Stu Bailey and Jeff Spencer were the wisecracking, womanizing private detective heroes of this Warner Brothers drama. Stu and Jeff worked out of an office located at 77 Sunset Strip in Los ... See full summary »
Efrem Zimbalist Jr.,
"From out of the clear blue of the western sky comes Sky King" was the familiar opening to television's premier aviation program. Operating from his Flying Crown Ranch in Arizona, Sky King,... See full summary »
Richard Diamond is a suave private eye who, at first, walks the mean streets of New York, then later packs up and moves to Los Angeles, where he tools around in a convertible with a car ... See full summary »
Mary Tyler Moore
Jerry and Pamela North live in Greenwich Village in New York City. Jerry is a mystery magazine publisher who thinks he is a good amateur detective. He and his wife investigate various crimes and solve them before the police do.
Francis De Sales
Western stories and legends based, and filmed, in and around Death Valley, CA. One of the longest-running Western series, originating on radio in the 1930s. The continuing sponsor was "20 Mule Team" Borax, a product mined in Death Valley.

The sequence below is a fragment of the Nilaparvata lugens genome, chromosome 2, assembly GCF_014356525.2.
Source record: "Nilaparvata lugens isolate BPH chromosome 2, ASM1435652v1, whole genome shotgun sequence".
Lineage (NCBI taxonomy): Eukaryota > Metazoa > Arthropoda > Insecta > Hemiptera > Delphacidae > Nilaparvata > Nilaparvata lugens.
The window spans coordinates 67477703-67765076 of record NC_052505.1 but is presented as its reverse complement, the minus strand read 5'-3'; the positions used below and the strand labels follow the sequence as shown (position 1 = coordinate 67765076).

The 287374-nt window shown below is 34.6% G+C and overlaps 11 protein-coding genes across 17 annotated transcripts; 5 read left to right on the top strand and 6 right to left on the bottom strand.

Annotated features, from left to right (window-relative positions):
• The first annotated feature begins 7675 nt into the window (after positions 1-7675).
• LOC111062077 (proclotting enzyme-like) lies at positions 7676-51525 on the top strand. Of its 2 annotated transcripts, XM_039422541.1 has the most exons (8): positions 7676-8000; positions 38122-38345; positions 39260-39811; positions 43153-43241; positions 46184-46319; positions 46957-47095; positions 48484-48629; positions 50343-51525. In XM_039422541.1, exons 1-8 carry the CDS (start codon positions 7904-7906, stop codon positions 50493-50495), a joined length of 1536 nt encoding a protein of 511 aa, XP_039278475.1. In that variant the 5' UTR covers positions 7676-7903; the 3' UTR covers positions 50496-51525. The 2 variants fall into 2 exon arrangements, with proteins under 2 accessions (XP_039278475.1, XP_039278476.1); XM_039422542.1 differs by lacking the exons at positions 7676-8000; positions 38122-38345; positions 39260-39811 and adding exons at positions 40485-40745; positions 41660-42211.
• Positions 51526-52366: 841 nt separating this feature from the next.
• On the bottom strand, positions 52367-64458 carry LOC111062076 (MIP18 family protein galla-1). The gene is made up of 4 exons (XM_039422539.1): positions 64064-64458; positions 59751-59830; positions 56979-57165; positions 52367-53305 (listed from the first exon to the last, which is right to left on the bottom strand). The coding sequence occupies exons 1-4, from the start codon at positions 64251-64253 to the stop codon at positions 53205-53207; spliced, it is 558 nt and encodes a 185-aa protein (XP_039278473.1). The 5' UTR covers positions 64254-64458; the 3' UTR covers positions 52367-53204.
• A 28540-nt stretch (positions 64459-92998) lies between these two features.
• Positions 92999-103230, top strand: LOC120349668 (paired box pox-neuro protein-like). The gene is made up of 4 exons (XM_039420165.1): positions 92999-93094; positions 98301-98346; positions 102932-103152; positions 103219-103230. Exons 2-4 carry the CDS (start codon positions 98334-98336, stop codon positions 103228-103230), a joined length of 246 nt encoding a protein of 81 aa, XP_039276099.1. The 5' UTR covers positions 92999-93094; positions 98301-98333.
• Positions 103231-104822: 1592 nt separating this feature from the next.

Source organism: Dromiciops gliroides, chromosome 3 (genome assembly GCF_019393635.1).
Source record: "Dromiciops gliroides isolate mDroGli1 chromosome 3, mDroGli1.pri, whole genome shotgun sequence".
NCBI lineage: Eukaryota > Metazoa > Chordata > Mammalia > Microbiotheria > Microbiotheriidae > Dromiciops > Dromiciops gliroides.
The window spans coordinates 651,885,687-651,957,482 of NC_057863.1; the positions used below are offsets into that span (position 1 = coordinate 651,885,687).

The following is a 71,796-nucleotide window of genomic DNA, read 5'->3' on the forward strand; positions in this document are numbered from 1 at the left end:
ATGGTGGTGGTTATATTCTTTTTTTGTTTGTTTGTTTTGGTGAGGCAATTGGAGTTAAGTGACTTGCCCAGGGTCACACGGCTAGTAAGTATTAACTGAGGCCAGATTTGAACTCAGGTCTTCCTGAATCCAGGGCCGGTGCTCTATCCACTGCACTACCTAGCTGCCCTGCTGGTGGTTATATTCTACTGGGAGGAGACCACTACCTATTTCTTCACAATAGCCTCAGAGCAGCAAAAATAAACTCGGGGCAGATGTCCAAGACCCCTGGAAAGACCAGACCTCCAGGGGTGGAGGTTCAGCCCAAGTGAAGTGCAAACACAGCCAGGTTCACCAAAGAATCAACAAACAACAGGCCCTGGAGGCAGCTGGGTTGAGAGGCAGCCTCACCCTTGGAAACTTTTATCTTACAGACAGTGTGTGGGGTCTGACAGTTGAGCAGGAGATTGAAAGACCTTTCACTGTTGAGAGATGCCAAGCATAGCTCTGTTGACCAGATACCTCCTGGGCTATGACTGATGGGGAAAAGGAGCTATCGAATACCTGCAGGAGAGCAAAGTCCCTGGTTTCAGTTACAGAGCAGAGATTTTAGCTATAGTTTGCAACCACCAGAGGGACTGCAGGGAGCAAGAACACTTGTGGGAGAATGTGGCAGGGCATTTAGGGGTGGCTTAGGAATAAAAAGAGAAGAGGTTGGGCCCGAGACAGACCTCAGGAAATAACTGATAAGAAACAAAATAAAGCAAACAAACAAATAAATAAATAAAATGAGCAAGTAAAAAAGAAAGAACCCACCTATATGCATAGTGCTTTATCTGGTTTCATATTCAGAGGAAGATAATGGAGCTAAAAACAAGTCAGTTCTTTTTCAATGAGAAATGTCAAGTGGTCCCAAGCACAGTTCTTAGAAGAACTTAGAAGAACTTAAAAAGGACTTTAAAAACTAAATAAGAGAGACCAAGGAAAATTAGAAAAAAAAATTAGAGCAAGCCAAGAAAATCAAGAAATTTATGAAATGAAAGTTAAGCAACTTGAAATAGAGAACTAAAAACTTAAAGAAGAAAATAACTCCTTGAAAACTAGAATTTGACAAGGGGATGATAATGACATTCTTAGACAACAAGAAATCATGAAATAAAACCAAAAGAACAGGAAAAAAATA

The transformation of Boston Blackie the jewel thief in the story by Jack Boyle in 1919 and in the early silent films to Boston Blackie the right hand of the law represented by Inspector Farraday in the TV series evolved over a thirty-year period, including fourteen top notch B films starring venerable actor Chester Morris as Blackie. On radio Morris reprised his movie role until it was taken over by Richard Kollmar. Ultimately, the fine actor, Kent Taylor, slipped comfortably into the part for television.
All presentations of Boston Blackie, movies, radio, and TV, were well done by all concerned. The Television version was a popular early entry in detective oriented programs that held sway until demoted by the shoot-em-ups of the mid to late 50's.
There were a few minor character changes: No Runt as in the Chester Morris flicks nor millionaire pal. A steady girlfriend, Mary, now played second lead; plus a pooch, in the manner of Asta, named Whitey was added, leading to a Thin Man persona for the series.
Inspector Faraday came to be portrayed by Frank Orth, a buddy to Blackie, whereas Richard Lane's Faraday of the Morris movies tended to be at best a friendly enemy to him, always suspecting Blackie of being up to no good. Blackie's lifestyle was upgraded somewhat for television with Blackie driving around town in a snazzy convertible.
The stories were tidy, fitting their half hour time slot gracefully with plenty of action. I watched the early episodes as a child and recall them to be as exciting as any on the tube at the time. A colleague of mine told me that she had a tremendous crush on Kent Taylor when she was a little girl. After watching a few of the restored shows, her bubble popped. Kent Taylor seemed to be a bit older than she remembered him and a lot less chivalrous. Nonetheless, Kent Taylor fit the part almost as well as Chester Morris, who remains the definitive Boston Blackie.
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